In today’s NBA, players can shoot three-point shots. Yes, even a player who has made only three three-pointers in his entire eight year career before this season can make three-pointers, i.e. Brook Lopez. When the Pistons played the Brooklyn Nets and Lopez earlier this year, Drummond seemed to refuse to believe this fact, and Lopez lit him up for four threes and a total of 34 points in the game to defeat the Pistons.
Good teams, like the Warriors, have learned to expose Drummond’s weakness. In the final minutes of the game, the Warriors ran a play to draw Drummond to the top of the key, then set a back screen on him to free up Draymond Green for an open dunk. While it is a clever play design by Steve Kerr, it is one they run often, and by the way Stan Van Gundy reacts to its success, was one he had hoped his players would recognize and defend properly.
About a minute later, the Warriors pick on Drummond again by having Klay Thompson run off a screen set by Green, whom Drummond is defending. Drummond does not properly hedge the screen, and Thompson gets an easy, in-rhythm three because of it, all but sealing the game.
The very next play is where the game was truly sealed. Drummond decided to set a high ball screen for Reggie Jackson on offense, thus making him part of the play, and by rule, eligible to be fouled and shoot free throws without getting the ball back. Drummond is a notoriously bad free throw shooter, and with the Pistons down by five at that point, needed to make both to keep them in the game. Advantage Warriors. He ultimately made one of two, putting the Pistons down by four, with too little time to make up that deficit.
(For the events just described, start at 8:21.)
In his draft profile, Drummond’s maturity and commitment level are questioned, and the concern for the Pistons is, that at this point, these problems may never disappear. The mistakes made by Drummond in the final minute and a half of the Warriors game were all easily avoidable with more effort and presence of mind. If Drummond cannot play with a so-called higher basketball IQ, then it seems as if he has reached his ceiling and will not be able to make the Pistons serious contenders like the Warriors.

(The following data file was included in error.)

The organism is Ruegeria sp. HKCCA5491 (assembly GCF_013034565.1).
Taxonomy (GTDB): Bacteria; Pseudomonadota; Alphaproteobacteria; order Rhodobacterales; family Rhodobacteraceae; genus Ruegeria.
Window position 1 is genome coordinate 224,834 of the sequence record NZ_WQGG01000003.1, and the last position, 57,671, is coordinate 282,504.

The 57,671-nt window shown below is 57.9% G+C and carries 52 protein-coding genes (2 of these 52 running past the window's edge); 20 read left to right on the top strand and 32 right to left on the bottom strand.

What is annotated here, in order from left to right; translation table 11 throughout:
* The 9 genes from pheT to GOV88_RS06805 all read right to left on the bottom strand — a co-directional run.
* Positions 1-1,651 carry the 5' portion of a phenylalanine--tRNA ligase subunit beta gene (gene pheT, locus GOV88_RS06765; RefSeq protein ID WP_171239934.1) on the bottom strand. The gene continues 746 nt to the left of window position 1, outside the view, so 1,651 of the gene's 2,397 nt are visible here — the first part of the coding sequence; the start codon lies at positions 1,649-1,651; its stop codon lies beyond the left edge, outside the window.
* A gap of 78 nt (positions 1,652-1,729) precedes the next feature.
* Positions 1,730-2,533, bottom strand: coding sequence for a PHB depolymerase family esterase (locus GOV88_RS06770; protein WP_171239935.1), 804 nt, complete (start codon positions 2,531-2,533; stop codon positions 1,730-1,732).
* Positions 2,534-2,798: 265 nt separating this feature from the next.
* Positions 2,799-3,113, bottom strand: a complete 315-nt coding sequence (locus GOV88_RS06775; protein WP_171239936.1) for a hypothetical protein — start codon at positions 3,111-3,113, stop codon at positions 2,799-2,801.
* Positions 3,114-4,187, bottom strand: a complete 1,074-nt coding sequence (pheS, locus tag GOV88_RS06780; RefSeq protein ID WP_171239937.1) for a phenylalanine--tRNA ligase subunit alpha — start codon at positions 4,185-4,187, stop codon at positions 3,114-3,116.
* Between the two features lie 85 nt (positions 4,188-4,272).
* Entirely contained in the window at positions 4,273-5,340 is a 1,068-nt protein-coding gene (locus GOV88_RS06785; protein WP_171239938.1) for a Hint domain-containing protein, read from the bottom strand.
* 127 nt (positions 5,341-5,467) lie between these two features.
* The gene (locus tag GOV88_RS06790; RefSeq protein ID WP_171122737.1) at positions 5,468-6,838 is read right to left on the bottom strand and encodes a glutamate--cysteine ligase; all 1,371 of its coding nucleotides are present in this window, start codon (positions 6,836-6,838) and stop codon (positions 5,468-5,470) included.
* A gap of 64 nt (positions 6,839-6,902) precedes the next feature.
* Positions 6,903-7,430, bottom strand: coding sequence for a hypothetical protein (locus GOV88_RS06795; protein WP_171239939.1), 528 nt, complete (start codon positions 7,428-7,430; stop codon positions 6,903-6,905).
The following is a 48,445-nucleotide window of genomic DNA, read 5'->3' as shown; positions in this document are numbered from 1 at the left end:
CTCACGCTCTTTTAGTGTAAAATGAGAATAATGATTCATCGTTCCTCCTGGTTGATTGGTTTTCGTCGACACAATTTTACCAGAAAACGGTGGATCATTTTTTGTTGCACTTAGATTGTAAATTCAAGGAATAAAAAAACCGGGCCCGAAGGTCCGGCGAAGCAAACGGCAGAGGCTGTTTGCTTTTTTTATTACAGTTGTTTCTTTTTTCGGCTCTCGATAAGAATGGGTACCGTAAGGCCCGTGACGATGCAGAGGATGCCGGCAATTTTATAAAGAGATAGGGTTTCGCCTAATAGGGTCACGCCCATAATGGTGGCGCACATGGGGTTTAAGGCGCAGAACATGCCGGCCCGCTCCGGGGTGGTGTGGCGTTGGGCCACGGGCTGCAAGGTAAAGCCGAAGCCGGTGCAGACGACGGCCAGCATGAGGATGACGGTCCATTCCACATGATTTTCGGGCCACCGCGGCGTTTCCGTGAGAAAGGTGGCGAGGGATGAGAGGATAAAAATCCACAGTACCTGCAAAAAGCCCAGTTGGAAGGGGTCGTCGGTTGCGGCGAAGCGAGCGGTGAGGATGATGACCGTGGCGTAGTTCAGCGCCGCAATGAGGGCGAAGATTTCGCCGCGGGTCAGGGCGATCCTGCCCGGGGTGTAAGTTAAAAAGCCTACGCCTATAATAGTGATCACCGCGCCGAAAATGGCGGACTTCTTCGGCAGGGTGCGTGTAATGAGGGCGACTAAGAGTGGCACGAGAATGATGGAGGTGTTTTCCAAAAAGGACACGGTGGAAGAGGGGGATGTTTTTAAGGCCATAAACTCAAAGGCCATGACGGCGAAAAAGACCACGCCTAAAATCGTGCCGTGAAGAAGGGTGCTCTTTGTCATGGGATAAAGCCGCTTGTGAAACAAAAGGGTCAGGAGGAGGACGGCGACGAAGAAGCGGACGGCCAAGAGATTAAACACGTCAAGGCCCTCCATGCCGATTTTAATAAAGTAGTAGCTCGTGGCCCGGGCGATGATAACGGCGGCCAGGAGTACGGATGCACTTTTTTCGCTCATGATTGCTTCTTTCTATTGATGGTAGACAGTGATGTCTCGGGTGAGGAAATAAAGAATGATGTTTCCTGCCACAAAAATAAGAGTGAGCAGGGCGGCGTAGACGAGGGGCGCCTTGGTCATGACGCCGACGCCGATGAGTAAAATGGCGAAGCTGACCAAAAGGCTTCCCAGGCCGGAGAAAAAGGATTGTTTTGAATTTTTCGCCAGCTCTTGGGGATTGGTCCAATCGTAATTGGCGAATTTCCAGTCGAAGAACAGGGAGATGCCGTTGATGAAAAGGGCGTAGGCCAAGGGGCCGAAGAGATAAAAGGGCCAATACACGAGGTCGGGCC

There is some good news in all of this: Jon Leuer. With Jon Leuer in the starting lineup instead of Tobias Harris, the Pistons are playing much better. The five man lineup of Leuer, Jackson, Morris, Drummond, and Caldwell-Pope has a plus/minus of 0.3 and is shooting an impressive 44.0% from three (compared to -5.5 and 34.9% with Harris). Leuer is adept at making quick decisions and keeping the ball moving, the perfect remedy for the offensive sluggishness the Pistons have experienced. Leuer provides balance for the Pistons by complementing more ball-dominant players like Morris and Jackson with off-ball movement and quick passes, leading to better shots.
Harris, the more talented scorer of the two, can then come off the bench and provide a burst of scoring midway through a quarter when other substitutes are in the game. Harris seems to flourish in this role, having scored 26, 21, and 23 on a combined 24/43 shooting (56%) in the three games since the lineup change was implemented (he averages 16.3 PPG on the season).
The Pistons have not experienced the type of success they were hoping for at the beginning of the season. While the lineup shift with Leuer seems to be working—albeit with a small sample size of just three games—it’s concerning that the Pistons’ two best players and leaders, Reggie Jackson and Andre Drummond, have regressed this season. These are the two players that ultimately control the future of the Pistons going forward, and if they cannot improve, then it may be time for the Pistons to look for other options that will make them serious contenders again.
Stats courtesy of Basketball-Reference.com and stats.NBA.com
CORRECT!Your overall SQ:
Your NBA SQ:
WRONG!The answer was: Answer more NBA questions »